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machine insensibly; not to mention those violent ferments which they stir up in the blood, and those irregular, disturbed motions which they raise in the animal spirits. I scarce remember, in my own observation, to have met with many old men, or with such who, (to use our English phrase) wear well, that had not at least a certain indolence in their humour, if not more than ordinary gaiety and cheerfulness of heart. The truth of it is, health and cheerfulness mutually beget each other, with this difference, that we seldom meet with a great degree of health, which is not attended with a certain cheerfulness, but very often see cheerfulness, where there is no great degree of health.
Cheerfulness bears the same friendly regard to the mind as to the body; it banishes all anxious care and discontent, soothes and composes the passions, and keeps the soul in a perpetual calm.
If we consider the world in its subserviency to man, one would think it was made for our use; but if we consider it in its natural beauty and harmony, one would be apt to conclude it was made for our pleasure. The sun, which is the great soul of the universe, and produces all the necessaries of life, has a particular influence in cheering the mind of man, and making the heart glad.
Those several living creatures which are made for our service or sustenance, at the same time either fill the woods with their music, furnish us with game, or raise pleasing ideas in us by the delightfulness of their appearance. Fountains, lakes, and rivers, are as refreshing to the imagination, as to the soil through which they pass.
There are writers of great distinction, who have made it an argument for Providence, that the whole earth is covered with green, rather than with any other colour, as being such a right mixture of light and shade, that it comforts and strengthens the eye, instead of weakening or grieving it. For this reason, several painters have a green cloth hanging near them, to ease the eye upon, after too great an application to their colouring. A famous modern philosopher accounts for it in the following manner :-all colours that are most luminous, overpower and dissipate the animal spirits which are employed in sight; on the contrary, those that are more obscure, do not give the animal spirits a sufficient exercise; whereas, the rays that produce in us the idea of green, fall upon the eye in such a due proportion, that they give the animal spirits their proper play, and by keep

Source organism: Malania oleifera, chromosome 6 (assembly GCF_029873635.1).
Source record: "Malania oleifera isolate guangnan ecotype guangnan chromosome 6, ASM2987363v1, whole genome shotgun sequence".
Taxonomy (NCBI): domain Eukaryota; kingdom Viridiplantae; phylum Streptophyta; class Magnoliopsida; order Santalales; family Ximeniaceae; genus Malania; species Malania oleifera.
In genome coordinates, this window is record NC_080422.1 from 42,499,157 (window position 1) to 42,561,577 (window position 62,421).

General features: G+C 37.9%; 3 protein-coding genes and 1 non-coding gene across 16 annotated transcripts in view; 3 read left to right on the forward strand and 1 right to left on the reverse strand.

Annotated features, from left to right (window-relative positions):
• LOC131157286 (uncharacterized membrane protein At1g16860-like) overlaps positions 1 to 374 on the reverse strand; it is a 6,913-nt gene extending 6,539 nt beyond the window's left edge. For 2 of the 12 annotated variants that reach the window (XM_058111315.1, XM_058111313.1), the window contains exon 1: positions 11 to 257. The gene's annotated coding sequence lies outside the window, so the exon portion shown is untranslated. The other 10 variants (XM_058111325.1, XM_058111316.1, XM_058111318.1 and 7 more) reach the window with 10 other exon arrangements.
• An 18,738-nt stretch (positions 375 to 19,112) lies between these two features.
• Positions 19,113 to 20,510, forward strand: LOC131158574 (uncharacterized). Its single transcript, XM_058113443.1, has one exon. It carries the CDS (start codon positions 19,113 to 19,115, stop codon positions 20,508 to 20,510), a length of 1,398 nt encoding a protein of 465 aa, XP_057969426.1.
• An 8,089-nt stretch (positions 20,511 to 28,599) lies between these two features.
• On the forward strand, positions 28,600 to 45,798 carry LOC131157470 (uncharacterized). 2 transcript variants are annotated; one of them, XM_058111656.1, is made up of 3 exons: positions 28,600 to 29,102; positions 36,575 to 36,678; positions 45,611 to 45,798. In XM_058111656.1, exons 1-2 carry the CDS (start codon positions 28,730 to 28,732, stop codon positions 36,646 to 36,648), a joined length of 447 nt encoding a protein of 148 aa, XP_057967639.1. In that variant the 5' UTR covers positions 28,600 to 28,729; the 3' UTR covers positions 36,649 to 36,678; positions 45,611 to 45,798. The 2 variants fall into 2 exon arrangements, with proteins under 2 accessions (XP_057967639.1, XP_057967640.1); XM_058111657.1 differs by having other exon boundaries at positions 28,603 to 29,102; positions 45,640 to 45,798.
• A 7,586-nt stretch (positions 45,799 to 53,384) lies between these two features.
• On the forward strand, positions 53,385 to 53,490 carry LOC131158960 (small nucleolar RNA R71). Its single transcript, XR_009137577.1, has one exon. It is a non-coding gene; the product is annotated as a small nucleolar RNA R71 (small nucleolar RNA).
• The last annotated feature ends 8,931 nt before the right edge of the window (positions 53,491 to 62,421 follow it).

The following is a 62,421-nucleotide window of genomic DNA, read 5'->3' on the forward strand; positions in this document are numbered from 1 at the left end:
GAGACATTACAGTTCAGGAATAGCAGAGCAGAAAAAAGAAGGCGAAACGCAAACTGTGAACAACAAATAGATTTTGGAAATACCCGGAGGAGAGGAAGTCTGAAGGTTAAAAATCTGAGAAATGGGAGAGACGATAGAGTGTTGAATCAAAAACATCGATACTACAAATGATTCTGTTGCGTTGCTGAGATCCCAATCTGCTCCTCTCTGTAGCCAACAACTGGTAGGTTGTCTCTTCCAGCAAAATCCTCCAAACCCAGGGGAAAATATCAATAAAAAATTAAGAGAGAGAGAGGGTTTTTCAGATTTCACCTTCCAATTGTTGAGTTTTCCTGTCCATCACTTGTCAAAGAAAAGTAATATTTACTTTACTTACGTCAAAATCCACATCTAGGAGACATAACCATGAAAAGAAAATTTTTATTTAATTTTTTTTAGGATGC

ing up the struggle in a just balance, excite a very pleasing and agreeable sensation. Let the cause be what it will, the effect is certain; for which reason the poets ascribe to this particular colour, the epithet of cheerful.
To consider further this double end in the works of nature, and how they are at the same time both useful and entertaining, we find that the most important parts in the vegetable world are those which are the most beautiful. These are the seeds by which the several races of plants are propagated and continued, and which are always lodged in flowers or blossoms. Nature seems to hide her principal design, and to be industrious in making the earth gay and delightful, while she is carrying on her great work, and intent upon her own preservation. The husbandman, after the same manner, is employed in laying out the whole country into a kind of garden or landscape, and making every thing smile about him, whilst, in reality, he thinks of nothing but of the harvest and increase which is to arise from it. We may further observe how Providence has taken care to keep up this cheerfulness in the mind of man, by having formed it after such a manner, as to make it capable of conceiving delight from several objects which seem to have very little use in them; as from the wildness of rocks and deserts, and the like grotesque parts of nature. Those who are versed in philosophy, may still carry this consideration kigher, by observing, that if matter had appeared to us endowed only with those real qualities which it actually possesses, it would have made but a very joyless and uncomfortable figure; and why has Providence given it a power of producing in us such imaginary qualities, as tastes and colours, sounds and smells, heat and cold, but that man, while he is conversant in the lower stations of nature, might have his mind cheered and delighted with agreeable sensations? In short, the whole universe is a kind of theatre, filled with objects that either raise in us pleasure, amusement, or admiration.